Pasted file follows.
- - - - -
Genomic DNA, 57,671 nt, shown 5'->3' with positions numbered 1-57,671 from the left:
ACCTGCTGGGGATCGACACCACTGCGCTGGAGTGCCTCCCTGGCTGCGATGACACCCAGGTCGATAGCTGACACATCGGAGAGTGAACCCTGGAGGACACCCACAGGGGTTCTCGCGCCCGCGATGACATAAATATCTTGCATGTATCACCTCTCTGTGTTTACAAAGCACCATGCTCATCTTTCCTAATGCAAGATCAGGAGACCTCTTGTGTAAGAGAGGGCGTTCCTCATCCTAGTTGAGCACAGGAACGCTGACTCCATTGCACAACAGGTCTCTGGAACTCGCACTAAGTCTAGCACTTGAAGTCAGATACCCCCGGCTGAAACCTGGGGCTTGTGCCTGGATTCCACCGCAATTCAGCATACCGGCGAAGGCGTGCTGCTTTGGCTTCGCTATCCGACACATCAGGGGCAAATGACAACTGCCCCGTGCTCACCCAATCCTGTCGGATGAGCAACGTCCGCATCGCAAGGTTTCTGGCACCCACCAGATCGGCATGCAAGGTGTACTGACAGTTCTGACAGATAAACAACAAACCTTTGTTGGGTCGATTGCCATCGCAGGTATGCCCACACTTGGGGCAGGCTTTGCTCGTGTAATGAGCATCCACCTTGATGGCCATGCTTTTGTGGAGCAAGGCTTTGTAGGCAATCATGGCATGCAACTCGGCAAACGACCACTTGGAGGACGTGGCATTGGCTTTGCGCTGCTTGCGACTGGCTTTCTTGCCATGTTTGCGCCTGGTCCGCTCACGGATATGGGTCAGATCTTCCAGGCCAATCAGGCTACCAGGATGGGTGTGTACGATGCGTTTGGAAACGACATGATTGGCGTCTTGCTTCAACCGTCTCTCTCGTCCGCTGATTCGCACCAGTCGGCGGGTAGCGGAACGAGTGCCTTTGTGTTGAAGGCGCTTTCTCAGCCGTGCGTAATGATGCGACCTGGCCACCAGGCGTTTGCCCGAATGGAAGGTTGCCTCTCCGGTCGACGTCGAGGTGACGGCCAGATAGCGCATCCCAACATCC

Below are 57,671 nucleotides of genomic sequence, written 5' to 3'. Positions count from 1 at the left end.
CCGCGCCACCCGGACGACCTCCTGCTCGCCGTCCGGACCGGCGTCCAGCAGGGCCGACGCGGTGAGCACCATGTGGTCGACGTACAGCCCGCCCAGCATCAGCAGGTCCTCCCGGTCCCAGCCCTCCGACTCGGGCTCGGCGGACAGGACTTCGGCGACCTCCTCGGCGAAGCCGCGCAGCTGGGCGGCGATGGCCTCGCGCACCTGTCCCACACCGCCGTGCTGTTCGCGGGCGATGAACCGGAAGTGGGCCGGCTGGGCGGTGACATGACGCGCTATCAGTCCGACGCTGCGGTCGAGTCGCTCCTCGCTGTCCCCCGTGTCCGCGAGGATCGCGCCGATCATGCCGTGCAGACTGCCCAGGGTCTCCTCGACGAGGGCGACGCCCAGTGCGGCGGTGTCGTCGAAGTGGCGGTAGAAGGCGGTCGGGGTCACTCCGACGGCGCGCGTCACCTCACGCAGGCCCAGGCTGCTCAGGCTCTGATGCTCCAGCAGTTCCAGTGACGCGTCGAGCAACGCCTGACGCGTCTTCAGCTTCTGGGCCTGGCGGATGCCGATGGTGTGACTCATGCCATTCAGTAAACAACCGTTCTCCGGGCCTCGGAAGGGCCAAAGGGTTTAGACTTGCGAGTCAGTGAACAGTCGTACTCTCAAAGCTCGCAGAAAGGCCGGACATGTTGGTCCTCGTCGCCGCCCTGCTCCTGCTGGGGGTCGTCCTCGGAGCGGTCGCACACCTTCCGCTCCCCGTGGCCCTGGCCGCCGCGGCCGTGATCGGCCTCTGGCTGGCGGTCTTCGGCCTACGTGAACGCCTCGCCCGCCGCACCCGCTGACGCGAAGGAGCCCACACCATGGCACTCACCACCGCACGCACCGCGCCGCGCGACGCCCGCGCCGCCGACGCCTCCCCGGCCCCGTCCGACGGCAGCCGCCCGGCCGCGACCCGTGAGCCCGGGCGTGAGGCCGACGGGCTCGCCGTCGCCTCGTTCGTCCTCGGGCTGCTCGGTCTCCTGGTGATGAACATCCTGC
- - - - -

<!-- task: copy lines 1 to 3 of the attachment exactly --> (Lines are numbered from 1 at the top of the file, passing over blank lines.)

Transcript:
Genomic DNA, 57,671 nt, shown 5'->3' with positions numbered 1-57,671 from the left:
ACCTGCTGGGGATCGACACCACTGCGCTGGAGTGCCTCCCTGGCTGCGATGACACCCAGGTCGATAGCTGACACATCGGAGAGTGAACCCTGGAGGACACCCACAGGGGTTCTCGCGCCCGCGATGACATAAATATCTTGCATGTATCACCTCTCTGTGTTTACAAAGCACCATGCTCATCTTTCCTAATGCAAGATCAGGAGACCTCTTGTGTAAGAGAGGGCGTTCCTCATCCTAGTTGAGCACAGGAACGCTGACTCCATTGCACAACAGGTCTCTGGAACTCGCACTAAGTCTAGCACTTGAAGTCAGATACCCCCGGCTGAAACCTGGGGCTTGTGCCTGGATTCCACCGCAATTCAGCATACCGGCGAAGGCGTGCTGCTTTGGCTTCGCTATCCGACACATCAGGGGCAAATGACAACTGCCCCGTGCTCACCCAATCCTGTCGGATGAGCAACGTCCGCATCGCAAGGTTTCTGGCACCCACCAGATCGGCATGCAAGGTGTACTGACAGTTCTGACAGATAAACAACAAACCTTTGTTGGGTCGATTGCCATCGCAGGTATGCCCACACTTGGGGCAGGCTTTGCTCGTGTAATGAGCATCCACCTTGATGGCCATGCTTTTGTGGAGCAAGGCTTTGTAGGCAATCATGGCATGCAACTCGGCAAACGACCACTTGGAGGACGTGGCATTGGCTTTGCGCTGCTTGCGACTGGCTTTCTTGCCATGTTTGCGCCTGGTCCGCTCACGGATATGGGTCAGATCTTCCAGGCCAATCAGGCTACCAGGATGGGTGTGTACGATGCGTTTGGAAACGACATGATTGGCGTCTTGCTTCAACCGTCTCTCTCGTCCGCTGATTCGCACCAGTCGGCGGGTAGCGGAACGAGTGCCTTTGTGTTGAAGGCGCTTTCTCAGCCGTGCGTAATGATGCGACCTGGCCACCAGGCGTTTGCCCGAATGGAAGGTTGCCTCTCCGGTCGACGTCGAGGTGACGGCCAGATAGCGCATCCCAACATCC

Below are 57,671 nucleotides of genomic sequence, written 5' to 3'. Positions count from 1 at the left end.